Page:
Consequently, we anticipate that US Treasury yields are likely to retrace from some of the aggressive rate cut pricing, particularly as activity data is unlikely to exhibit significant deterioration in the near term. We perceive limited risk-adjusted reward in extending duration at existing levels and would look for higher yields to consider adding duration, with room for the yield curve to steepen in 2024. In this setting, our strategy is to optimise carry, particularly within the investment-grade space. We have deliberately kept some powder dry, refraining from operating at elevated risk levels in both credit and duration. In our view, there remains an opportunity to augment risk, capitalising on the active primary issuance market in Q1 2024 and the potential pullback in US Treasury yields.
Looking further into 2024, as confidence about the relative resilience of the US economy builds, the yield curve is expected to steepen. Long-end yields could rise due to the possibility of US economic resilience and concerns about US Treasury supply re-emerging. Additionally, the year is set to bring a distinct change as the Bank of Japan (BOJ) is poised to phase out its negative interest rate policy, amidst at a gradual pace. This strategic move from the BOJ is likely to exert upward pressure on US Treasury yields, adding a significant dynamic to the evolving financial landscape.
Sector-wise, going into longer duration investment-grade USD debt such as China TMT and Indonesia quasi-sovereigns may deserve a fresh look, given the imminent Fed rate cuts. We are also drawn to the BBB bloc within the investment-grade space, anticipating potential spread compression against single A in 2024. Within the financial sector, bank senior bonds appear expensive, leading us to prefer subordinated debt. Additionally, we find the valuation of Asian non-bank financials to be attractive.
We are also actively seeking diversification in Developed Asia markets such as Japan and Australia particularly in Tier 2 financials. Our interest also extends beyond Asia to non-Asian exposure, such as in the Middle East economies, notably Qatar, Saudi Arabia, UAE, though we remain mindful of the rich valuations and geopolitical risks. We also have a favourable outlook for high-yield issuers from the large economies of Indonesia and India due to robust domestic demand and favourable onshore funding conditions. The Macau gaming sector is also on our radar, benefiting from a faster-than-expected revenue recovery. However, we acknowledge the consensus and crowded nature of these trades, placing a heightened emphasis on diversification. While remaining cautious in the China high-yield real estate sector due to the disappointing housing sales and the possibility of a prolonged property downturn.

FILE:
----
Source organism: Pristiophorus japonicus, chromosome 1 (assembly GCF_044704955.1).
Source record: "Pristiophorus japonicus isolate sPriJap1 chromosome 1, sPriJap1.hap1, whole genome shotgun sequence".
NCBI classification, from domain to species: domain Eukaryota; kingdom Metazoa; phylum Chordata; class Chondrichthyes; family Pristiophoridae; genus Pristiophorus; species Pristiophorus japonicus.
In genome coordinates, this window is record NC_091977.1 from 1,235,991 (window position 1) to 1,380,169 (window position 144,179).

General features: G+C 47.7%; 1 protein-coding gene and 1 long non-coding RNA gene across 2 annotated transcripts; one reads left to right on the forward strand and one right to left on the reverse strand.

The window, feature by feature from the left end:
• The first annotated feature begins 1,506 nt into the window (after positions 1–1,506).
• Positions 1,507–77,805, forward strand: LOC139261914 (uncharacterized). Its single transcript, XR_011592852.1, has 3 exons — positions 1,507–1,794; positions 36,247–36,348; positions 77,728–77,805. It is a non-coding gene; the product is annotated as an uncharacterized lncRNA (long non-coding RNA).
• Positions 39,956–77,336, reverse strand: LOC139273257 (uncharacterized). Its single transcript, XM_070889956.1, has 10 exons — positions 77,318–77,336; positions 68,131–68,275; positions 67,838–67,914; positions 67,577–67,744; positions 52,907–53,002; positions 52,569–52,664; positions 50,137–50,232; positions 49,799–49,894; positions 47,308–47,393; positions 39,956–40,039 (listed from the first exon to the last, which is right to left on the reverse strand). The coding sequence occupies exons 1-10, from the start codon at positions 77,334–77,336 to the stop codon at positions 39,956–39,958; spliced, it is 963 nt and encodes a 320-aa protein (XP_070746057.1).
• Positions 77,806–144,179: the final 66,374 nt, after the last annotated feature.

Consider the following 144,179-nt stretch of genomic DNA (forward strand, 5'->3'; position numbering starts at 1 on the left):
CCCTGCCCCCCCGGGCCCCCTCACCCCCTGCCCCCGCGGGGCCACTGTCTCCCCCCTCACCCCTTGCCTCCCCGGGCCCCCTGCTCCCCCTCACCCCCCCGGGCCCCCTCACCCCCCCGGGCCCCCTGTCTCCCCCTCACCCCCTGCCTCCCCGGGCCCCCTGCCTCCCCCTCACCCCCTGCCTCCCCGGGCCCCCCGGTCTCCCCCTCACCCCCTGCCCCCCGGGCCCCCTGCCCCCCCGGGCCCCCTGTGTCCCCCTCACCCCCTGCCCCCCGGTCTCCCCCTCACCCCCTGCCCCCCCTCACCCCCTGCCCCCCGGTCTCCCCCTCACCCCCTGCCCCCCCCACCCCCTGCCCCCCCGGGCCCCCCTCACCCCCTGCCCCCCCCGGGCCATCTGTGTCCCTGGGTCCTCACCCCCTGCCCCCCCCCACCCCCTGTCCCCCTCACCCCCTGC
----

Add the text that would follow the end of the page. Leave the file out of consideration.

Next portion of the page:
In summary, as we enter 2024, we are cautiously optimistic. We foresee a promising backdrop for returns in Asian rates and credits, given factors such as the softer stance on inflation, potential rate cuts, and the Fed’s dovish posture. Our focus on Asia underscores opportunities amid potential capital inflows and accommodative policies. In the broader Asian credit landscape, we foresee positive prospects driven by anticipated Fed cuts and a gradual return of supply.
Crucially, we maintain a watchful eye on potential risks that could reshape our outlook for 2024. On the positive side, we are closely monitoring upside risks, such as a more robust policy response from China aimed at stimulating growth, a swifter disinflationary trend surpassing the expectations of major central banks, potentially prompting earlier and more rapid rate cuts. Equally vital are the downside risks that are within our purview. These include uncertainties surrounding election outcomes, particularly the US election, and delayed effects stemming from previous rounds of aggressive (monetary) policy tightening, potentially resulting in unexpected pockets of financial stress. Another significant concern is the potential disruption to global markets as the Bank of Japan exits from negative interest rate policy.
1 The Federal Reserve raised the Fed Funds Rate to between 5.00 % – 5.25% at its May 4 2023 meeting. The Fed Funds Rate is 5.50% as at Jan 19 2024.
2 Fullerton estimates, January 2024.
3 The JPM Asian Credit index gained 7.0% (in USD terms) in 2023.
4,Source: Bloomberg, January 2024.